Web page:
Four trade union health insurance plans and a consumer group have launched legal action against eight pharmaceutical companies over the use of coupons for drug co-payments, claiming them to be illegal and responsible for increases to long-term healthcare costs.

The lawsuits were filed in federal courts in Philadelphia, New York, Newark and Chicago, US, and named Abbott Laboratories, Amgen, AstraZeneca, Bristol-Myers Squibb, GlaxoSmithKline, Merck, Novartis and Pfizer.

The action is being sought by healthcare plans for American Federation of State, County and Municipal Employees District Council 37, the Sergeants Benevolent Association, the New England Carpenters and the Plumbers and Pipefitter Local 572.

One particular complaint, made by a plaintiff’s lawyer Lisa J. Rodriguez, cited a recent study as estimating that these kickbacks will increase health benefit providers’ prescription drug costs by $32bn over the next decade.

Pharmaceutical companies have issued drug coupons in order to tempt patients into continuing the use of brand-name drugs rather than switching to cheaper generic versions, especially as a number of high-profile drugs suffer from patent expiries.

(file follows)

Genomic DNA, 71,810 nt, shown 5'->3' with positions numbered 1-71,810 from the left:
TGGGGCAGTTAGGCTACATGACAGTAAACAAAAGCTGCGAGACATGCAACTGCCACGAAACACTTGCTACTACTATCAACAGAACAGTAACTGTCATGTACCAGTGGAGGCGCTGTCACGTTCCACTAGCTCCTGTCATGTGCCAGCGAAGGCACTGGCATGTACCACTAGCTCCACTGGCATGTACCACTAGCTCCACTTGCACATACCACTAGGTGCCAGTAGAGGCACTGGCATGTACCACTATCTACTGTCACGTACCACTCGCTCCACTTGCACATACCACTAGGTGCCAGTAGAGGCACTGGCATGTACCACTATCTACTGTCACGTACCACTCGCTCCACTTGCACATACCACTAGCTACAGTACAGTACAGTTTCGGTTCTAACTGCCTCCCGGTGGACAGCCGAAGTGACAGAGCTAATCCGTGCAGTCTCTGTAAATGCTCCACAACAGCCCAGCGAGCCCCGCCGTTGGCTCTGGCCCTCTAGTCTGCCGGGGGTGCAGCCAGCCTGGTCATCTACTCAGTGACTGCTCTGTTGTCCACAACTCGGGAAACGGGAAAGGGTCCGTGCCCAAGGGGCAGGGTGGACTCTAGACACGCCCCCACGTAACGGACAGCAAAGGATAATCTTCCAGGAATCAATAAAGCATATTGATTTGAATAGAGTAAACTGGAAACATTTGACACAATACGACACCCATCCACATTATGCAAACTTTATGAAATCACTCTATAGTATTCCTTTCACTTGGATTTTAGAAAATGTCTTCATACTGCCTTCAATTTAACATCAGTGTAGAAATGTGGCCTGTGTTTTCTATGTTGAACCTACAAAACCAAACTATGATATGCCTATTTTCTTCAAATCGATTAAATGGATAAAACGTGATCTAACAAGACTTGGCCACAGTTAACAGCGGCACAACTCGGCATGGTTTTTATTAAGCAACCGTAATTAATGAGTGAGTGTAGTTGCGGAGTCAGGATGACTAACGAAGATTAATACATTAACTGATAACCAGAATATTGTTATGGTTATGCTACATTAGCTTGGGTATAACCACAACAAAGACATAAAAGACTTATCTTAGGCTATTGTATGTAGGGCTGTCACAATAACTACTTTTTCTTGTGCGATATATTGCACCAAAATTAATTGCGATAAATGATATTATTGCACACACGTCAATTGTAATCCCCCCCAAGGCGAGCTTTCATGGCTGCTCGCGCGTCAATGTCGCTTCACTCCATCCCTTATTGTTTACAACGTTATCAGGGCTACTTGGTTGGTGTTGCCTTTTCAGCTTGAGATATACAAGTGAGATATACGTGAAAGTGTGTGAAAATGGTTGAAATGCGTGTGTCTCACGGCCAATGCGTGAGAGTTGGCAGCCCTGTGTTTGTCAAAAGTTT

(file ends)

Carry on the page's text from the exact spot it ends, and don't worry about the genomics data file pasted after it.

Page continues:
Arguably the most notable has been Pfizer’s issue of coupons for its cholesterol blockbuster Lipitor, which saw its patent protection expire in November 2011.

Pfizer spokesman Chris Loder defended the use of drug coupons in a company statement, announcing that Pfizer intends to fight the claim.

"Given the larger cost-sharing burden being placed on patients, Pfizer supports the use of company-sponsored programs which help patients with out-of-pocket expenses for the medicines prescribed by their physician," said Loder.